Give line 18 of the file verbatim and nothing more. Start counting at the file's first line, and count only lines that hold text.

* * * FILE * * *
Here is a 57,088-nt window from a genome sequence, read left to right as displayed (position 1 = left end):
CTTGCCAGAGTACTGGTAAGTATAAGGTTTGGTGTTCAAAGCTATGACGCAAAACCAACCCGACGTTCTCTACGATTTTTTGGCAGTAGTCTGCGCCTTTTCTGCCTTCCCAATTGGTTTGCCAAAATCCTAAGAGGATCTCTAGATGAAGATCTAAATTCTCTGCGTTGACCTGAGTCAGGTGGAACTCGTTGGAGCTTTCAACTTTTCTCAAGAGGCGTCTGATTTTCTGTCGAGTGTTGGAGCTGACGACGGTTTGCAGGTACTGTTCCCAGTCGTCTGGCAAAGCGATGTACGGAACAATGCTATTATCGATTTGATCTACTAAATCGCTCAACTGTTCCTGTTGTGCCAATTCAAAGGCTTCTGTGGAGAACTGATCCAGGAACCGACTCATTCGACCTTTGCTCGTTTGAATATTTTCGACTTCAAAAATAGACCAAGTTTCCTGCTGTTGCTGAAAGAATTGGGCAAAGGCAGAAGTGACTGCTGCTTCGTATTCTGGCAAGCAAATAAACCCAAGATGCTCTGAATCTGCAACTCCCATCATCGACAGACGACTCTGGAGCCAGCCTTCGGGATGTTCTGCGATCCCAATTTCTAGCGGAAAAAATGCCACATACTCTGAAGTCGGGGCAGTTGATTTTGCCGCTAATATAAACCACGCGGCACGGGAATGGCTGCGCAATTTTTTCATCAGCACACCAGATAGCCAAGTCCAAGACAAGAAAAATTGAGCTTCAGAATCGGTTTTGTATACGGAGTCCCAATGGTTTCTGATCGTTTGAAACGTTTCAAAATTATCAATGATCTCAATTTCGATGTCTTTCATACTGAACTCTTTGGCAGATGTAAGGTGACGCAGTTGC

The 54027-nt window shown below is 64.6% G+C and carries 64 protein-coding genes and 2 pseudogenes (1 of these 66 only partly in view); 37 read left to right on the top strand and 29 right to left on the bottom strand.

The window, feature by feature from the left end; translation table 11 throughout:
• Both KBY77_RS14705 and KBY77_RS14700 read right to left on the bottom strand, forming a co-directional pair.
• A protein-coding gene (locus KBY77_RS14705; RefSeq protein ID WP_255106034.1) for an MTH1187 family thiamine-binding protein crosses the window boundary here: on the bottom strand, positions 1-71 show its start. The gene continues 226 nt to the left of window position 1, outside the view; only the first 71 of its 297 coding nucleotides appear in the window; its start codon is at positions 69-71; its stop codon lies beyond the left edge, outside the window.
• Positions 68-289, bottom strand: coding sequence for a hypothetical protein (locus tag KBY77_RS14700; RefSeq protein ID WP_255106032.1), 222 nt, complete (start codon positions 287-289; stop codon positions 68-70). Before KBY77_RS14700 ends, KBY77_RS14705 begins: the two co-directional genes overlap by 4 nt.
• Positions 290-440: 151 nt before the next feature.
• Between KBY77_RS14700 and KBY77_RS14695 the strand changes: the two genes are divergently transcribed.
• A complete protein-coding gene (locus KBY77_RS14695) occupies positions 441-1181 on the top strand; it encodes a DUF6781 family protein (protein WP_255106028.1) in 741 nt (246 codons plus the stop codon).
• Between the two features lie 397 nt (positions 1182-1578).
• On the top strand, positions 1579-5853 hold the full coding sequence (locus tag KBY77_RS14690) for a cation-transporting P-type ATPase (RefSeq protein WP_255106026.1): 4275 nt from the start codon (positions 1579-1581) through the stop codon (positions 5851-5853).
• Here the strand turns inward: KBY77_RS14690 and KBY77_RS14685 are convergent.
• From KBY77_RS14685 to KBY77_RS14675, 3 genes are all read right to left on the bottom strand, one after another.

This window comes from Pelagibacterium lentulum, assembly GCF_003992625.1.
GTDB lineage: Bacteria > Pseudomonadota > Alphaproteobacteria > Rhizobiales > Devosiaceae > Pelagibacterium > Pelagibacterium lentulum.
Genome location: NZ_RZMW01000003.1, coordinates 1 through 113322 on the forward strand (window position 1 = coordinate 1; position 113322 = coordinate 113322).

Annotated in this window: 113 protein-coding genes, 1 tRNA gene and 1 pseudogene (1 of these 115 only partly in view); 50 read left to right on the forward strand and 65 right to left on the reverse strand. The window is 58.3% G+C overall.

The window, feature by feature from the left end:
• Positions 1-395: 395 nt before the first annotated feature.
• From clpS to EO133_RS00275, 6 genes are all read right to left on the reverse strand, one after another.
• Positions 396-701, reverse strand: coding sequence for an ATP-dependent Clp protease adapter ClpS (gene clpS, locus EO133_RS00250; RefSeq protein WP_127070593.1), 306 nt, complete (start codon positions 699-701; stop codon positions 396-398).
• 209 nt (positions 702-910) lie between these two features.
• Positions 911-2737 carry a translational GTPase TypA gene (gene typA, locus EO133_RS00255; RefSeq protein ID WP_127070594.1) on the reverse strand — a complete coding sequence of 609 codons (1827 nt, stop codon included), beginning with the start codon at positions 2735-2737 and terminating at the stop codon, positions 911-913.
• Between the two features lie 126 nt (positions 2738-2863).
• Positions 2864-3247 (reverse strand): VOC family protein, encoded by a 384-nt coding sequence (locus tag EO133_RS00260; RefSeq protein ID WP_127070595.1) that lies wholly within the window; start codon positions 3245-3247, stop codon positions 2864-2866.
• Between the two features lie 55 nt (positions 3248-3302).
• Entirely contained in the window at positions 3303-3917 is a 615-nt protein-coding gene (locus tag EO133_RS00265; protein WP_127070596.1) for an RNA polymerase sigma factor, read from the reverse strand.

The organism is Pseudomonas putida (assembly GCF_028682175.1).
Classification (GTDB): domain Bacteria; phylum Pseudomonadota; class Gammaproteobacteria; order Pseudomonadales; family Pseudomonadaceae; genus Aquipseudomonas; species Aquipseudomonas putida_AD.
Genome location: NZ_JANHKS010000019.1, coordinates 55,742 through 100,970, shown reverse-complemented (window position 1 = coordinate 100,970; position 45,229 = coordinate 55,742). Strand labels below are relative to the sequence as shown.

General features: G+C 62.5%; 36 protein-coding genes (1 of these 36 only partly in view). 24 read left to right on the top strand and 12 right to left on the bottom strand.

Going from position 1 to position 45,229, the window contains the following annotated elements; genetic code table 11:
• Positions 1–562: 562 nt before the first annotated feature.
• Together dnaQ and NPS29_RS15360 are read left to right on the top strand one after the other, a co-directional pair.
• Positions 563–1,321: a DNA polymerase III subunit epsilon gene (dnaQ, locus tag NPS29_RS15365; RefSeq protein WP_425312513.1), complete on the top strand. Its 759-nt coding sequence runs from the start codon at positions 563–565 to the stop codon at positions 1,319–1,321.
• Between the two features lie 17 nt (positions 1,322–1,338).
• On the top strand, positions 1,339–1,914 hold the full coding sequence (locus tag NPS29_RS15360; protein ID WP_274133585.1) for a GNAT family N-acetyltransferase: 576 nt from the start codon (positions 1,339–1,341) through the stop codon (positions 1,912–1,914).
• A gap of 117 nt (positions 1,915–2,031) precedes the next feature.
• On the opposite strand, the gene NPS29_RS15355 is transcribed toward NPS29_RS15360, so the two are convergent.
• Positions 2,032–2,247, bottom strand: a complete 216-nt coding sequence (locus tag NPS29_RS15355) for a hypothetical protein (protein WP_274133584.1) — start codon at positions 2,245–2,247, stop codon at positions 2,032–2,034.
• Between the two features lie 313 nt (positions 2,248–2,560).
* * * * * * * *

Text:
Annotated in this window: 113 protein-coding genes, 1 tRNA gene and 1 pseudogene (1 of these 115 only partly in view); 50 read left to right on the forward strand and 65 right to left on the reverse strand. The window is 58.3% G+C overall.